2015-05-01 / Letters

Get involved in school renovation process

To the editor:

Citizens awake. Get involved for our children’s sake. It is time to educate yourselves regarding RSU 21, because your decisions about the bond issue and whether or not to withdraw from RSU 21 shouldn’t depend on the selectmen’s quotations in last week’s article, “Port petitions to pull out of RSU 21.”

Our children’s education deserve more consideration than their reactive, simplistic approach to withdrawal, an approach that ignores the history that resulted in our joining the RSU, and provides no details about how they will manage the complicated, incredibly important responsibility of continuing to provide the excellent level of education that Consolidated children now have.

The one elected governing body that is acting responsibly is the school board. They, the administration and the faculties have improved RSU 21’s quality and reputation. They responded to community sentiment when they reduced the bonding cost by $40 million, including debt service. Consolidated would have benefitted from more funding, but cuts were made for all three schools.

The Kennebunkport Board of Selectmen is another matter. Apparently – since they unanimously voted for withdrawal – they have been discussing this motion for some time.

The smaller bond issue, the cost to Port property owners for funding our share, as well as the date of the bonding vote, all have been public knowledge for some time. Why did they delay until just a few weeks before the vote to approve a motion promoting withdrawal? Why didn’t they schedule informational hearings and educate (no pun intended) us as to the complications that a committee on withdrawal discovered – a committee that they requested about three years ago and whose complete findings can still be Googled? This is not the way to approach a complicated change that is so germane to our kids’ education.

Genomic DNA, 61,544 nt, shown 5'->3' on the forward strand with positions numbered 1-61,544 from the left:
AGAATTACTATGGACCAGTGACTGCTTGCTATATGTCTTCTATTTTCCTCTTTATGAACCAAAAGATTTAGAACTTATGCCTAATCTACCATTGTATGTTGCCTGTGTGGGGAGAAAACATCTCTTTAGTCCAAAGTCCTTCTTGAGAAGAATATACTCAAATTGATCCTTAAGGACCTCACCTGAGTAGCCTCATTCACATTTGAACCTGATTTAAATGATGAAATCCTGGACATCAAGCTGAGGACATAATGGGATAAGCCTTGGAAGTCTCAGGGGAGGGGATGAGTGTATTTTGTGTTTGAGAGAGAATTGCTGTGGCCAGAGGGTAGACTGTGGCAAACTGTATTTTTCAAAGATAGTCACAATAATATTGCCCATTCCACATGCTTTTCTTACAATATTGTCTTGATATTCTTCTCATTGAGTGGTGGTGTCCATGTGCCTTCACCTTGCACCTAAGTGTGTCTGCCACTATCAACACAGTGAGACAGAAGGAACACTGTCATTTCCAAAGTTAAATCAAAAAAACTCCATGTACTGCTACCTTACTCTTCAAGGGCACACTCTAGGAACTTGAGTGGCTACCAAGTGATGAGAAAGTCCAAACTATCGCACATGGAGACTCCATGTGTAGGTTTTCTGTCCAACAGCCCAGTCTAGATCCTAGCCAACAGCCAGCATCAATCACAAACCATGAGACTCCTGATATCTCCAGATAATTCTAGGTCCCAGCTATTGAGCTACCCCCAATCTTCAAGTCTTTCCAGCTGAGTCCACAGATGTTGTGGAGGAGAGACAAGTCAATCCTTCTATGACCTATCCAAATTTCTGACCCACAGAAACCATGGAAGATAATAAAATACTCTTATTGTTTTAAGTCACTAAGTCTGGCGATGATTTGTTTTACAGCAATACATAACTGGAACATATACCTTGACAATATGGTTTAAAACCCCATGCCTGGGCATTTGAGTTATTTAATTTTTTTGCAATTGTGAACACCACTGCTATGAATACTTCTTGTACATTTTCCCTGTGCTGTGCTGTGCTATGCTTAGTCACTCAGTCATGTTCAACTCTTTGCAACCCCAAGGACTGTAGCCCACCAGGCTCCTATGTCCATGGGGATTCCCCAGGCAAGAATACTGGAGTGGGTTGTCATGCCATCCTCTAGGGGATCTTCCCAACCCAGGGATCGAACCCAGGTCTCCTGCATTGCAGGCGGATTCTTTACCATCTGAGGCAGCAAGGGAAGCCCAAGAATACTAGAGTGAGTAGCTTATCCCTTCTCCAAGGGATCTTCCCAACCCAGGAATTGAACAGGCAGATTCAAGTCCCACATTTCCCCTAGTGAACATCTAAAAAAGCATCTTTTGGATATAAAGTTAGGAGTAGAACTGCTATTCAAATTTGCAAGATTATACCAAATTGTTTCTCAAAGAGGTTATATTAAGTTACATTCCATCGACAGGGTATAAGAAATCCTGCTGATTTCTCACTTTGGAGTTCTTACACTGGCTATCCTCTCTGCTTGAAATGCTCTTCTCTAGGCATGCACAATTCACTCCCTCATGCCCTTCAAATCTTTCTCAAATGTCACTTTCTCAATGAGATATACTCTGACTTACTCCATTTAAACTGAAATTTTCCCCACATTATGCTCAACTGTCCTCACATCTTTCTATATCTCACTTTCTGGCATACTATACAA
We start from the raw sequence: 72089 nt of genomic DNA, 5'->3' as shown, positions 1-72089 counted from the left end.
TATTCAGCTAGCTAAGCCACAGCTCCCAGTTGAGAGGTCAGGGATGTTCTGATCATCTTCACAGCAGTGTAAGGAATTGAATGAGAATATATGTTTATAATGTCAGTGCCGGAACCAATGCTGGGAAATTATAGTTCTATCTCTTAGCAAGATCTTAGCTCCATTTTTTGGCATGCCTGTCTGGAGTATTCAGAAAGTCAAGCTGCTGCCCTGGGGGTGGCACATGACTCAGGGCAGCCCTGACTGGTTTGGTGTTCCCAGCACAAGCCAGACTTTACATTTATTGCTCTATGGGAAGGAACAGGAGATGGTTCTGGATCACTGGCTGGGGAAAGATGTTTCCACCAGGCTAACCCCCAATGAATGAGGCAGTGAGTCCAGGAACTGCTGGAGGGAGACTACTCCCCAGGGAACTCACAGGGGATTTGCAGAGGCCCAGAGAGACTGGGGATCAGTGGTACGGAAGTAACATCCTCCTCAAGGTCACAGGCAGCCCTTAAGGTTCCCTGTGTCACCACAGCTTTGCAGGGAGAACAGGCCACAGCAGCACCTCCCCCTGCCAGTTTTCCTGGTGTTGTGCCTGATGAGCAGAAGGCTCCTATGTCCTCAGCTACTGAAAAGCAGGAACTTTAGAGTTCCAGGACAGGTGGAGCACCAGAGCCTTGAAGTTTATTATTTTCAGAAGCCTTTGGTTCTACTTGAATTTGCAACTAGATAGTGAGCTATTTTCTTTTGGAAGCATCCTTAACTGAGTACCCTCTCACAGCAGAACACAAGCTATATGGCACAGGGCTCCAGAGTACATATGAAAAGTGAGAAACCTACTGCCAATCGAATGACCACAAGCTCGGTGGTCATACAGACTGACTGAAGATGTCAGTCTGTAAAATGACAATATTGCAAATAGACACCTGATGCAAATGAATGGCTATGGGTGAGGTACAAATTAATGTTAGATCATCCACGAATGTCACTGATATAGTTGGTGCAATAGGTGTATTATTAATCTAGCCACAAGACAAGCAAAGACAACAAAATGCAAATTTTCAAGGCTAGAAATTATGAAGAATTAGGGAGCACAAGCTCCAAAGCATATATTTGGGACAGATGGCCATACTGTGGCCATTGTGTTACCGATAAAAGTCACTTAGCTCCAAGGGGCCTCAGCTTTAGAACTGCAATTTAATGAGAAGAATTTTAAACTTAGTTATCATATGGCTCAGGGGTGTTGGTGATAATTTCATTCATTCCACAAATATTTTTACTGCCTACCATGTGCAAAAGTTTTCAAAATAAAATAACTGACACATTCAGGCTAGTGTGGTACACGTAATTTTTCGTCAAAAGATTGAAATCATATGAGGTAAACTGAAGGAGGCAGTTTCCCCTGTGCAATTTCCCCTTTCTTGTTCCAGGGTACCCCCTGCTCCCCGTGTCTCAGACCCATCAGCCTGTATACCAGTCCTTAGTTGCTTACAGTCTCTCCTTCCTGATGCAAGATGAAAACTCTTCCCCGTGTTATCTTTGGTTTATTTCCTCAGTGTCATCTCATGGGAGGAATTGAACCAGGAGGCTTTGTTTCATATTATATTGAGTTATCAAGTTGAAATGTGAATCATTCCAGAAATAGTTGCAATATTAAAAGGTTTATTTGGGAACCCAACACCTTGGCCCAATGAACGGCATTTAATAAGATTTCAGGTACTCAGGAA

Meanwhile, over in Kennebunk, Ed Karytko continues to complain about two villages wanting to have their own schools. That ship has sailed, Ed. It is a done deal. Besides, have you worked out the numbers? Do you really want Kennebunk homeowners and businesses to absorb most of the 41 to 43 percent the Port contributes to the annual budget? Or to lose the money that the Port will provide to fix our falling down high school?

Back to the Port. Here are a few statements from the selectmen that are quoted in the article: Selectman Hutchins: “ I don’t want anyone to think this is about the money.” Of course it’s about the money, it always has been. But, it’s also about fairness.

It is my personal, emotional opinion that in needing to save our school while in an adversary position with the Kennebunk majority, we were bullied into agreeing to a cost division which, when mandated by state law, was not fair to the Port. But this is history, and if you want change, approach it with foresight and planning.

Selectman Briggs: “People have to understand this is not like throwing a grenade over the palace wall.” No, Patrick, it is not. But it seems apparent that it is an attempt to derail a bond issue that is the result of thoughtful debate and is sorely needed if we are to retain our viability as a community for other than summer residents and old people.

Alan Daggett says he is in favor of withdrawing from RSU, but that is, “his view alone and not that of a selectman.”

Well, Alan, if you feel that strongly – as a private citizen, of course – why didn’t we hear your voice at innumerable facility committee and board meetings? Why “absolutely” sign a petition which would delay the bond issue again, a bond issue that, despite disagreement about how it is funded, everyone agrees is needed to fix our unsafe schools. You may be speaking as a private citizen, but you have been granted the mantle of leadership, so wear it.

My son is a junior at Kennebunk High School; he will be long gone before improvements will have been made. But I will still be here hoping to feel confident that our elected officials will put the welfare of the Port’s children first, ahead of the tax consequences to owners of big houses and desirable properties. Those folks pay a lot because they own a lot. Their cost per $100,000 of value is actually less than it is in Kennebunk.

If the board can figure out how to force Kennebunk to make the arrangement more equitable, I am sure the entire village would cheer them on. But torpedoing this desperately needed bonding by bringing up withdrawal so late in the game without providing us with a detailed plan as to how you will manage to build a new school and be responsible for the incredible educational skills that will be needed without disrupting schooling of our kids. That is not providing capable leadership. That is poor governance.

Lou Miller

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